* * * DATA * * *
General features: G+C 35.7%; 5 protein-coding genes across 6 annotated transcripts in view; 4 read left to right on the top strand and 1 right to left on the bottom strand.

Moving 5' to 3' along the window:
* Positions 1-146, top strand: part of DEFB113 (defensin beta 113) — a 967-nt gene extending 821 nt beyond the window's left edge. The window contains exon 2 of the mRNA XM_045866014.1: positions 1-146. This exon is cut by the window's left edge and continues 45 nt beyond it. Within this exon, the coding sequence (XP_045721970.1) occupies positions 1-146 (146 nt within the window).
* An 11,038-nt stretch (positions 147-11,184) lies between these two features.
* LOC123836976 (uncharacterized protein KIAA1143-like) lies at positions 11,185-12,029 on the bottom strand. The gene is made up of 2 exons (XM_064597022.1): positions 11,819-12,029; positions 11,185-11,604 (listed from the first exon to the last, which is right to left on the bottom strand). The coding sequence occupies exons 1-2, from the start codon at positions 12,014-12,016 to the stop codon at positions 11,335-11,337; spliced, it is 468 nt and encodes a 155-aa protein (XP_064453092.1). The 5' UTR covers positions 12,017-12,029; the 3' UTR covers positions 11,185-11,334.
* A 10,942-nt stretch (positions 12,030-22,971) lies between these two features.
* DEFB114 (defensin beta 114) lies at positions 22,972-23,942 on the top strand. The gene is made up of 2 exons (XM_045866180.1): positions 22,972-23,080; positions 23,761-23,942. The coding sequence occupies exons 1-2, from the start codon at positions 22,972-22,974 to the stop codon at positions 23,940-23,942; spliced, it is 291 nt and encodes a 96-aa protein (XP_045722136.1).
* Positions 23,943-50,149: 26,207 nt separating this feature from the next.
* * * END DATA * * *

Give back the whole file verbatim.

General features: G+C 35.7%; 5 protein-coding genes across 6 annotated transcripts in view; 4 read left to right on the top strand and 1 right to left on the bottom strand.

Moving 5' to 3' along the window:
* Positions 1-146, top strand: part of DEFB113 (defensin beta 113) — a 967-nt gene extending 821 nt beyond the window's left edge. The window contains exon 2 of the mRNA XM_045866014.1: positions 1-146. This exon is cut by the window's left edge and continues 45 nt beyond it. Within this exon, the coding sequence (XP_045721970.1) occupies positions 1-146 (146 nt within the window).
* An 11,038-nt stretch (positions 147-11,184) lies between these two features.
* LOC123836976 (uncharacterized protein KIAA1143-like) lies at positions 11,185-12,029 on the bottom strand. The gene is made up of 2 exons (XM_064597022.1): positions 11,819-12,029; positions 11,185-11,604 (listed from the first exon to the last, which is right to left on the bottom strand). The coding sequence occupies exons 1-2, from the start codon at positions 12,014-12,016 to the stop codon at positions 11,335-11,337; spliced, it is 468 nt and encodes a 155-aa protein (XP_064453092.1). The 5' UTR covers positions 12,017-12,029; the 3' UTR covers positions 11,185-11,334.
* A 10,942-nt stretch (positions 12,030-22,971) lies between these two features.
* DEFB114 (defensin beta 114) lies at positions 22,972-23,942 on the top strand. The gene is made up of 2 exons (XM_045866180.1): positions 22,972-23,080; positions 23,761-23,942. The coding sequence occupies exons 1-2, from the start codon at positions 22,972-22,974 to the stop codon at positions 23,940-23,942; spliced, it is 291 nt and encodes a 96-aa protein (XP_045722136.1).
* Positions 23,943-50,149: 26,207 nt separating this feature from the next.